Mind is the interactive playground of consciousness. It is an inexhaustible matrix of chitta (mind stuff), a weave of impressions, patterns of movement and formula jumbled into active and interactive thinking. The brain is a functional apparatus that can receive, store and transmit chitta. This is why we become confused. We are under the impression that the mind, thinking and awareness is trapped within the brain and that it is a product of the brain's activity. It is a natural phenomenon and in yoga this phenomenon is known as maya. However, the truth is that the whole of creation, everything known and unknown, visible and invisible, is a reservoir of consciousness. We are a product of mind and in an effort to reach a point where consciousness can interact with itself, the world of object has evolved. Paramahamsa Satyananda has said, “In every pulsation of every animate and inanimate object, consciousness is constantly expanding in an effort to know itself.”

So, through the process of evolution, consciousness has emerged via vibrational energy through the primal forms of heat, sound and patterns of formation, into living matter. Eventually, the dimension of mind has reached human form. Mind includes all previous transitions of consciousness and in human form, consciousness has created an instrument of reflection. Awareness is made possible by the brain and developed mind in man.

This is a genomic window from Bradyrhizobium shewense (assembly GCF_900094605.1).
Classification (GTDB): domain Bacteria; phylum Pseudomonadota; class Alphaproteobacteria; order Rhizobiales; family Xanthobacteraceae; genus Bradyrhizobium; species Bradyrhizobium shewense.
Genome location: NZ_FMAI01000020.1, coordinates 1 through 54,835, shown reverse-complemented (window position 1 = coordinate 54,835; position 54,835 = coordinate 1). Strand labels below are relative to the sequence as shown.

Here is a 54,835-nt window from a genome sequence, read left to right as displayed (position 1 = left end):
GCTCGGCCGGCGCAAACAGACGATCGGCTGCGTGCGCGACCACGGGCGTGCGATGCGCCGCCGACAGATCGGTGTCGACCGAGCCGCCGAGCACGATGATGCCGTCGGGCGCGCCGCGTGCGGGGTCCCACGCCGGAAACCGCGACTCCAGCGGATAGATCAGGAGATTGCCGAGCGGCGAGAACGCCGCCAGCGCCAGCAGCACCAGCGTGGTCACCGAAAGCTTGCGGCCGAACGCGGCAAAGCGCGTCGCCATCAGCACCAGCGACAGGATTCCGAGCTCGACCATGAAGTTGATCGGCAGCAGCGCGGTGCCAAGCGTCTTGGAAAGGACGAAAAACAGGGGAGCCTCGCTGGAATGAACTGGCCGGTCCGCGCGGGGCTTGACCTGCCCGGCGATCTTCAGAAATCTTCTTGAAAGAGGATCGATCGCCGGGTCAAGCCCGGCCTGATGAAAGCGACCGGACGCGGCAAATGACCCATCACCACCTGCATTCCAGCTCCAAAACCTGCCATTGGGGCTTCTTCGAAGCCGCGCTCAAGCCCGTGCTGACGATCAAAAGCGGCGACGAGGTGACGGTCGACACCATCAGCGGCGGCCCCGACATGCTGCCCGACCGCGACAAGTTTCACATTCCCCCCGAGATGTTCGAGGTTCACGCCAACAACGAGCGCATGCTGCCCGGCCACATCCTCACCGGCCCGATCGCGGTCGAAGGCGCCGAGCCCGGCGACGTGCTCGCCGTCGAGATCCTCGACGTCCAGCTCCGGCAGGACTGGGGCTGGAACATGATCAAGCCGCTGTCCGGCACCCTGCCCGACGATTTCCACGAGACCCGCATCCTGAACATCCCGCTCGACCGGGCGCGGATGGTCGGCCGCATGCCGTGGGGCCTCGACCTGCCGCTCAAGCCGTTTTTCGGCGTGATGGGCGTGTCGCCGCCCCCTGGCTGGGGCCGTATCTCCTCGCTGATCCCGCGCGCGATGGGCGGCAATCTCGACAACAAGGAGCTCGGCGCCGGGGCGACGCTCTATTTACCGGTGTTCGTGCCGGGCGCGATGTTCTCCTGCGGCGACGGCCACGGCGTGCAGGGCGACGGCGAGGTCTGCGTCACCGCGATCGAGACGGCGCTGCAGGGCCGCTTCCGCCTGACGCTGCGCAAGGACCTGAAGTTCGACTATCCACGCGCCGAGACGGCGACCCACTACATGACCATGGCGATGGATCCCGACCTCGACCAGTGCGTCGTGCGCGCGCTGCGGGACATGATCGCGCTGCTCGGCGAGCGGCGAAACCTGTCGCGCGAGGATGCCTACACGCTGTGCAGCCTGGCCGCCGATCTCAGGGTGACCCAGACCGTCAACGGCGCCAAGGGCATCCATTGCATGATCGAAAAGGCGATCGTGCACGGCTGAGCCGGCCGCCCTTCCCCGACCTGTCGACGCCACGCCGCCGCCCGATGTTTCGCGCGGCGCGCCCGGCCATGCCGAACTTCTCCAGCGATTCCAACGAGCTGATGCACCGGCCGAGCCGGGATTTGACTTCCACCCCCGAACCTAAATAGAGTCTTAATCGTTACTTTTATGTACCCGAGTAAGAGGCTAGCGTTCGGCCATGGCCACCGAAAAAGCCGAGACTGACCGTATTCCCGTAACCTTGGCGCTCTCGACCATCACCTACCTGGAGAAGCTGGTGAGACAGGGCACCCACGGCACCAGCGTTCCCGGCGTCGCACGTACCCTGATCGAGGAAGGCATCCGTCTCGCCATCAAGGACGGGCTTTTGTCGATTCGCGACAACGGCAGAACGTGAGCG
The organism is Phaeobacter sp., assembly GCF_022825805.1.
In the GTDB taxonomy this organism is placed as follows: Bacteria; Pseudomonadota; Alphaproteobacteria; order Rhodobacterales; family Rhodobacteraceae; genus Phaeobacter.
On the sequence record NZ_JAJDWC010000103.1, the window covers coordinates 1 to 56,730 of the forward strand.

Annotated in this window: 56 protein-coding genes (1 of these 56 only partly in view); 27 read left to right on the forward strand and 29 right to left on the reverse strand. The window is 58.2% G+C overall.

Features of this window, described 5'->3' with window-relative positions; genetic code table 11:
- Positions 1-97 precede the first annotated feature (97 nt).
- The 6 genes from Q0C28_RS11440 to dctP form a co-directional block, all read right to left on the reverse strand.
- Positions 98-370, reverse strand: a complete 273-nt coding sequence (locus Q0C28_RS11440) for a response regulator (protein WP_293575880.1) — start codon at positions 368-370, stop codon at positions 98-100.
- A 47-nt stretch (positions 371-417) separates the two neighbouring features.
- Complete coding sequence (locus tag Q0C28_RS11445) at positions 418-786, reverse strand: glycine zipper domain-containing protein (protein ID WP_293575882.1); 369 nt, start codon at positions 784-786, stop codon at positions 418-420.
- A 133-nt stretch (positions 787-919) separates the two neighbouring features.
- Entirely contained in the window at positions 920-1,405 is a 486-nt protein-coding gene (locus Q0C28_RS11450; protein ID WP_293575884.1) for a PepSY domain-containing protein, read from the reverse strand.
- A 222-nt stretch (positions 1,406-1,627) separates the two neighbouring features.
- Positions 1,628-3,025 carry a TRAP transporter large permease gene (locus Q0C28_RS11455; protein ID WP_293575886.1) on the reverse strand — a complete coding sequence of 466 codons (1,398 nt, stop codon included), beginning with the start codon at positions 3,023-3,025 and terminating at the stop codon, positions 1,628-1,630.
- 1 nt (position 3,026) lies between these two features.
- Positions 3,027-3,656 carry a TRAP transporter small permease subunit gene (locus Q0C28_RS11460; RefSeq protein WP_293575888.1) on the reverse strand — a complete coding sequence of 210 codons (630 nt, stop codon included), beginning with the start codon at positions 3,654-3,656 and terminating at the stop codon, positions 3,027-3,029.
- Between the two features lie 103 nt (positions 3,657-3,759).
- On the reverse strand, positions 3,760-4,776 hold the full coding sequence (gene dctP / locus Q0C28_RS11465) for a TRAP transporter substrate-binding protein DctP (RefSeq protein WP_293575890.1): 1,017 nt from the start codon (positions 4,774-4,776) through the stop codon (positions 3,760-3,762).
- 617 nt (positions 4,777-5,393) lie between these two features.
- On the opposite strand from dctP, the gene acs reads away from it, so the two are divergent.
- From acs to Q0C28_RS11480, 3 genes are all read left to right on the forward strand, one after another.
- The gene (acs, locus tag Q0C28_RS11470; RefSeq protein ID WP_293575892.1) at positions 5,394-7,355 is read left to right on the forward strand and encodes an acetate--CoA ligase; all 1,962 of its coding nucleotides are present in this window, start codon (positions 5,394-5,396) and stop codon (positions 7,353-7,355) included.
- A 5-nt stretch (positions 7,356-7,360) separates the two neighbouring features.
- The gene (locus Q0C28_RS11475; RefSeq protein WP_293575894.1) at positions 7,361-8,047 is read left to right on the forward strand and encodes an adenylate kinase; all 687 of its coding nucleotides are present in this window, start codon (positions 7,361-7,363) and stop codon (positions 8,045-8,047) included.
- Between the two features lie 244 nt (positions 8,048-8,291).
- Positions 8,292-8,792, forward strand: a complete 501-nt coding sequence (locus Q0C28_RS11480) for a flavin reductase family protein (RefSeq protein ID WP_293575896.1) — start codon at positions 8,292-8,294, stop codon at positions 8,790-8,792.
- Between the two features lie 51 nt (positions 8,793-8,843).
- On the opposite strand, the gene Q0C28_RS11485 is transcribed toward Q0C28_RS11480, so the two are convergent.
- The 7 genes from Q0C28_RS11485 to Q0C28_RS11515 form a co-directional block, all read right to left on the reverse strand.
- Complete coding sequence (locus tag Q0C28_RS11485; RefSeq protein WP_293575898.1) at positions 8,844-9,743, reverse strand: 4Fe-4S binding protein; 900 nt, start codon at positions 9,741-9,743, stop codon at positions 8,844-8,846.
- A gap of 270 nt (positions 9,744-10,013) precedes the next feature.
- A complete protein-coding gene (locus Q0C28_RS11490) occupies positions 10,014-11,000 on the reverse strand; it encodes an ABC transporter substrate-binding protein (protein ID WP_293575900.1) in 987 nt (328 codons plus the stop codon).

Consciousness is always being (in existence), but the ability to communicate and realize is a quality which is highly developed in mankind. Evolution is unending and speculation can only imagine the possibilities. The realm of mind is both subtle and gross. With awareness we can influence the mind through dharma (consciousness), while it is consciousness that empowers the awareness. The future existence of spirit in form is the destiny of consciousness, while the path of dharma and acceptance of conscience is the destiny of spirit.

This breakdown of the process of life is an intellectual attempt to clarify the truth, but in the end, each of us as individuals must intuitively turn our attention and effort towards fulfilling our conscience and attaining the fruits of existence, which is self-realization.

The science of yoga offers a comprehensive variety of systems that empowers and enables us to perceive, permeate and imbibe the realizations of consciousness through our conscience. The practice of hatha yoga strengthens the body and develops will power, bhakti opens the doors to humility and reverence for life as divinity, while karma yoga is the way of living conscientiously within the laws of karma (dharmic living). So many ways exist within the yogic sciences to transform our experience, so that instead of becoming lost in the illusion of maya, we can realize the existence of spirit and enjoy the play of consciousness we call GOD.

It is a difficult achievement made possible through yoga. In the end only one thing is required. All the systems of yoga, religion and social reform are dependent on this one thing. It is so simple and yet it is the most difficult task any of us will undertake. The one thing is honesty, remaining true to ourselves and our conscience. Yoga and life are dedicated to this one thing. The prize is freedom from conflict and eternal contentment in recognizing the truth of existence.